Mike, I'm following ur instructions re the apple sticks and it does smell good. Burning slowly. Found my old digital thermometer I had for the business.. Changed the batteries, but the grill was never getting anywhere near 225 then I realised that's farenhieght and my gadget was set on Celsius thankfully there's a wee switch inside to change readings.. Getting worried there for a while...what a numpty.
 
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Thanks hokie,
I was tempted to leave the rub on overnight, but I thought the salt would leech the juices out. Thanks also for confirming the scarybit you called the plateau.. I had read its all to easy to screw up all your good work by panicking at this stage and pump up the heat. I'll be ready...

I decided that the butt is not to be relied on for dinner...we have guests, so it's now the hopeful main event, with a host of lesser players I ll take pics and post em on the dinner thread later
Great advice
Cheers. Bug
 
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Just been told the shoots oi cut from the apple tree arnt actually part of the tree so I've no idea now what wood I put on the grill!!!!
 
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Well.. I'm not sure why a recommendation to put green wood for smoke was made really, I just don't think that as a first time out you should be looking at nuances like what flavor of smoke you are using. With the JD chips you are smoking with oak. Yes, people say orchard and citrus woods have a perfume that is translated into the meat but I've never done a side by side and frankly I think that is 99% bs. The rub more than anything is going to determine the initial punch of flavor assuming that you do get smoke going and like teamfat said not so much that you are creating a chimney. You want smoke, not soot. You do need to know the temp inside, hopefully you got that figured out, and hopefully you didn't smoke with branches of poisoned stink weed! /img/vbsmilies/smilies/biggrin.gif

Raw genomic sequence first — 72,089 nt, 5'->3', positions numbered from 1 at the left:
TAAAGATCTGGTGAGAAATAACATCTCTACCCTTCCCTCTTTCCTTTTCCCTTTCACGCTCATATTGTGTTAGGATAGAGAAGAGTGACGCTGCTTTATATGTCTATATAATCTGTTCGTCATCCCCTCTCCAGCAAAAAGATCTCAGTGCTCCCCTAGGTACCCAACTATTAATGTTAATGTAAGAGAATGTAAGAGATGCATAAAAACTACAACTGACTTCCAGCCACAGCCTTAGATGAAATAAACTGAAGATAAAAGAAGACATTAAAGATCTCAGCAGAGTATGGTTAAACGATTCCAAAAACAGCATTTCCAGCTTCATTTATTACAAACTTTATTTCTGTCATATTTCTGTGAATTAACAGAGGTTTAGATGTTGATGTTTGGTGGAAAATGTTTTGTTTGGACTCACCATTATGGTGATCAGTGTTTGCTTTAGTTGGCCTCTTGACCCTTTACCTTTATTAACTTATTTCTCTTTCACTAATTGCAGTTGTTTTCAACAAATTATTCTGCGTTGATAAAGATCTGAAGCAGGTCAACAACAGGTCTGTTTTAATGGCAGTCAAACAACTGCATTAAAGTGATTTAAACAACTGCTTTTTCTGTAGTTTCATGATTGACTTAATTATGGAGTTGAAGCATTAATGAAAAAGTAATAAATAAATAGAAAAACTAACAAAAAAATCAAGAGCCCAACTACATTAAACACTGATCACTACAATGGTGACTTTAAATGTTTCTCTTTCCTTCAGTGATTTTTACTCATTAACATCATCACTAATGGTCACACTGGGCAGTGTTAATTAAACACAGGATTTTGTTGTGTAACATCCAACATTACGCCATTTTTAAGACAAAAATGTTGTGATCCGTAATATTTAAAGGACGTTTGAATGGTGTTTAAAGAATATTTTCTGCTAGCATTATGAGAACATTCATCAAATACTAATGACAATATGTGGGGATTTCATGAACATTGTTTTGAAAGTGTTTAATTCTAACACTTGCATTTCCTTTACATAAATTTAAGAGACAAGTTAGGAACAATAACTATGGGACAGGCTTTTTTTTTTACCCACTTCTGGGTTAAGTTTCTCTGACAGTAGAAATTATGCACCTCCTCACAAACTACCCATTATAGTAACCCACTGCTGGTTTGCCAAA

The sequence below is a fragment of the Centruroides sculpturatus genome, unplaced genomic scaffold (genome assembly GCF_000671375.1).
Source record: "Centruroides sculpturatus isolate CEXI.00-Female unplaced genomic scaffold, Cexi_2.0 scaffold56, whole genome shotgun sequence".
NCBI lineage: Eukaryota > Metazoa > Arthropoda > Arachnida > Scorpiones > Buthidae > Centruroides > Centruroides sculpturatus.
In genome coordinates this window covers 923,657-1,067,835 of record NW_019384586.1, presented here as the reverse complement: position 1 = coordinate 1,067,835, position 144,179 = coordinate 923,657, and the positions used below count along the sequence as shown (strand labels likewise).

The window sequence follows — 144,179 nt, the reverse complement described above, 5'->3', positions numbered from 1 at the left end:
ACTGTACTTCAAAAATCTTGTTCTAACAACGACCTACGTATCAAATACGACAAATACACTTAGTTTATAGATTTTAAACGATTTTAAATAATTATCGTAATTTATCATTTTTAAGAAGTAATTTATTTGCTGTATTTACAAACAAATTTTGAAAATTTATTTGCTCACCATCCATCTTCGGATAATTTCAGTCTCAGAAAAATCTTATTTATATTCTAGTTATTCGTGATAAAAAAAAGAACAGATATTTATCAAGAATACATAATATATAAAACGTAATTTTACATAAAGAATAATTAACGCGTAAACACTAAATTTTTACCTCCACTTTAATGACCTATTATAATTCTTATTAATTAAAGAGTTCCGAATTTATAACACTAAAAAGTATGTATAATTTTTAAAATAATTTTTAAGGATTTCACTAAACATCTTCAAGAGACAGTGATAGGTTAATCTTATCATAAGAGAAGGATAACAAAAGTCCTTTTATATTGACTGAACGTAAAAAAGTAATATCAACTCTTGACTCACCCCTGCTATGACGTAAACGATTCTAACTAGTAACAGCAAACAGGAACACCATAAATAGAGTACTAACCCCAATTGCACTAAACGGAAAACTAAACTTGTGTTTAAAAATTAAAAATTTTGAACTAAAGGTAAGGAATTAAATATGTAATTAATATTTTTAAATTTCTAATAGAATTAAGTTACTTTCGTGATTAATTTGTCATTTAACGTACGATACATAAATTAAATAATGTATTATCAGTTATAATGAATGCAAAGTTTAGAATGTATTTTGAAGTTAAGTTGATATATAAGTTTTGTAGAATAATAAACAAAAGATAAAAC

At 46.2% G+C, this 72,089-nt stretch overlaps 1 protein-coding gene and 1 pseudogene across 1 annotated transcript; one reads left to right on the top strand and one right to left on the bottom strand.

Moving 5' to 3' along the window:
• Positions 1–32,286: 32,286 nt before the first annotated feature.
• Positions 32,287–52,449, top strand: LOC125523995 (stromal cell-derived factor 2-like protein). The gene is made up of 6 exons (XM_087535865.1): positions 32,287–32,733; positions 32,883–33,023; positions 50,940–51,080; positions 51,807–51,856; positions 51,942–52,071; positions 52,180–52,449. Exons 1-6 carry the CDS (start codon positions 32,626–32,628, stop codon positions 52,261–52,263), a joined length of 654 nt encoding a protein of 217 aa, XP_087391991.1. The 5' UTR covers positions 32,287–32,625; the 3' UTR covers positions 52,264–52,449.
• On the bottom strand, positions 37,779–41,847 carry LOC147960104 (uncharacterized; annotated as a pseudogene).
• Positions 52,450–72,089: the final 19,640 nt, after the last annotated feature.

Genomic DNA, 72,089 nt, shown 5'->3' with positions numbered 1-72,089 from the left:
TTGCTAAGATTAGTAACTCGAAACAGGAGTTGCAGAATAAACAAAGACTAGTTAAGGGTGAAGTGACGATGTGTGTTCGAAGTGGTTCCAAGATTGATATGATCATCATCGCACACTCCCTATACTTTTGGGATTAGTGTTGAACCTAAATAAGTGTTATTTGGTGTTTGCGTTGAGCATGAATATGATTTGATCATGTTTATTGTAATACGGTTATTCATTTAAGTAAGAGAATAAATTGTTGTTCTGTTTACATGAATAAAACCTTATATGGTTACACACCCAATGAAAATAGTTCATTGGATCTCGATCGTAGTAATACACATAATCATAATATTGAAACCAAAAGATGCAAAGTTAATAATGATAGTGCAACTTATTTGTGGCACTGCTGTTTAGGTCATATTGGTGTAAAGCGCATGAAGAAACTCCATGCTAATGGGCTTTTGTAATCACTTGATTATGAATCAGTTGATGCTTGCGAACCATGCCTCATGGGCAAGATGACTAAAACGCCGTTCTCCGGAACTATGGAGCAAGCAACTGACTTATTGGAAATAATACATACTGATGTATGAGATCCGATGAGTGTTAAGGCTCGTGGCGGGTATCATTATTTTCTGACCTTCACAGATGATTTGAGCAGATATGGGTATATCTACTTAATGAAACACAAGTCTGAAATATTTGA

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Smoking with a pit like yours is more about fire management than anything else.  Your next steps are to purchase (a) a book which has a LOT of information about smoking in a Weber Kettler (Steve Raichlen is very good with WKs), and (b) some thermometers (or a combination thermometer) for reading pit temp and meat internal. 

Otherwise, it's too late for me to give meaningful advice about this cook, so we'll talk sometime next week if you still want. 

Happy smoking!

BDL
 
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Well.. I'm not sure why a recommendation to put green wood for smoke was made really, I just don't think that as a first time out you should be looking at nuances like what flavor of smoke you are using. With the JD chips you are smoking with oak. Yes, people say orchard and citrus woods have a perfume that is translated into the meat but I've never done a side by side and frankly I think that is 99% bs. The rub more than anything is going to determine the initial punch of flavor assuming that you do get smoke going and like teamfat said not so much that you are creating a chimney. You want smoke, not soot. You do need to know the temp inside, hopefully you got that figured out, and hopefully you didn't smoke with branches of poisoned stink weed! /img/vbsmilies/smilies/biggrin.gif